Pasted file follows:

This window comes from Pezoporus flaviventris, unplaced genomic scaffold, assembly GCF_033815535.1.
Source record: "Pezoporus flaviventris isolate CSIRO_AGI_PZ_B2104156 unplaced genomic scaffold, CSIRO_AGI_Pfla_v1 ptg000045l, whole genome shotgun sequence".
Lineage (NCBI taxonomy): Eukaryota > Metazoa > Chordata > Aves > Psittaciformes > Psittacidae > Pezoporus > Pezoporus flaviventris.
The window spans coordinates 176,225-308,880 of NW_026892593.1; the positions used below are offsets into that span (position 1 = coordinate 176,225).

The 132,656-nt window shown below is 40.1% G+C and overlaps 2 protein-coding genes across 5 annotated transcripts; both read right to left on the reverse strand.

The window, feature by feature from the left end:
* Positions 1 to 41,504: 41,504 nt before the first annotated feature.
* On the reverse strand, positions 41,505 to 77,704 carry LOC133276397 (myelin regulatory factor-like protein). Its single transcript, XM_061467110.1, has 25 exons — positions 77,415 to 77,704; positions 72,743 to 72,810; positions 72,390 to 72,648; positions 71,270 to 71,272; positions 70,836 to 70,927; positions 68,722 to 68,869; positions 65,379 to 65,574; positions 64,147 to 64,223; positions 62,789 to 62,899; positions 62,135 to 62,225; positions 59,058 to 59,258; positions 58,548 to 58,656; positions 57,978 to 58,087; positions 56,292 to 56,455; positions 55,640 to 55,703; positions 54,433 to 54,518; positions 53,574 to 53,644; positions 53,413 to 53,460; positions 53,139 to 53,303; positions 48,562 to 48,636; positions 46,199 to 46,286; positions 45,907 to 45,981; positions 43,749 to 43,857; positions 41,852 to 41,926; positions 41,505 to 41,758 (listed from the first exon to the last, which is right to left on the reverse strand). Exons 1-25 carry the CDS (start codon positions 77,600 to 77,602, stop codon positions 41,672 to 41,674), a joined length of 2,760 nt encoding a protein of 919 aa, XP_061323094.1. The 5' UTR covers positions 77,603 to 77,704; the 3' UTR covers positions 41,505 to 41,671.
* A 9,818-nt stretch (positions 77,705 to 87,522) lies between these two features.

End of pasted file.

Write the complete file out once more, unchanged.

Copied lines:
This window comes from Pezoporus flaviventris, unplaced genomic scaffold, assembly GCF_033815535.1.
Source record: "Pezoporus flaviventris isolate CSIRO_AGI_PZ_B2104156 unplaced genomic scaffold, CSIRO_AGI_Pfla_v1 ptg000045l, whole genome shotgun sequence".
Lineage (NCBI taxonomy): Eukaryota > Metazoa > Chordata > Aves > Psittaciformes > Psittacidae > Pezoporus > Pezoporus flaviventris.
The window spans coordinates 176,225-308,880 of NW_026892593.1; the positions used below are offsets into that span (position 1 = coordinate 176,225).

The 132,656-nt window shown below is 40.1% G+C and overlaps 2 protein-coding genes across 5 annotated transcripts; both read right to left on the reverse strand.

The window, feature by feature from the left end:
* Positions 1 to 41,504: 41,504 nt before the first annotated feature.
* On the reverse strand, positions 41,505 to 77,704 carry LOC133276397 (myelin regulatory factor-like protein). Its single transcript, XM_061467110.1, has 25 exons — positions 77,415 to 77,704; positions 72,743 to 72,810; positions 72,390 to 72,648; positions 71,270 to 71,272; positions 70,836 to 70,927; positions 68,722 to 68,869; positions 65,379 to 65,574; positions 64,147 to 64,223; positions 62,789 to 62,899; positions 62,135 to 62,225; positions 59,058 to 59,258; positions 58,548 to 58,656; positions 57,978 to 58,087; positions 56,292 to 56,455; positions 55,640 to 55,703; positions 54,433 to 54,518; positions 53,574 to 53,644; positions 53,413 to 53,460; positions 53,139 to 53,303; positions 48,562 to 48,636; positions 46,199 to 46,286; positions 45,907 to 45,981; positions 43,749 to 43,857; positions 41,852 to 41,926; positions 41,505 to 41,758 (listed from the first exon to the last, which is right to left on the reverse strand). Exons 1-25 carry the CDS (start codon positions 77,600 to 77,602, stop codon positions 41,672 to 41,674), a joined length of 2,760 nt encoding a protein of 919 aa, XP_061323094.1. The 5' UTR covers positions 77,603 to 77,704; the 3' UTR covers positions 41,505 to 41,671.
* A 9,818-nt stretch (positions 77,705 to 87,522) lies between these two features.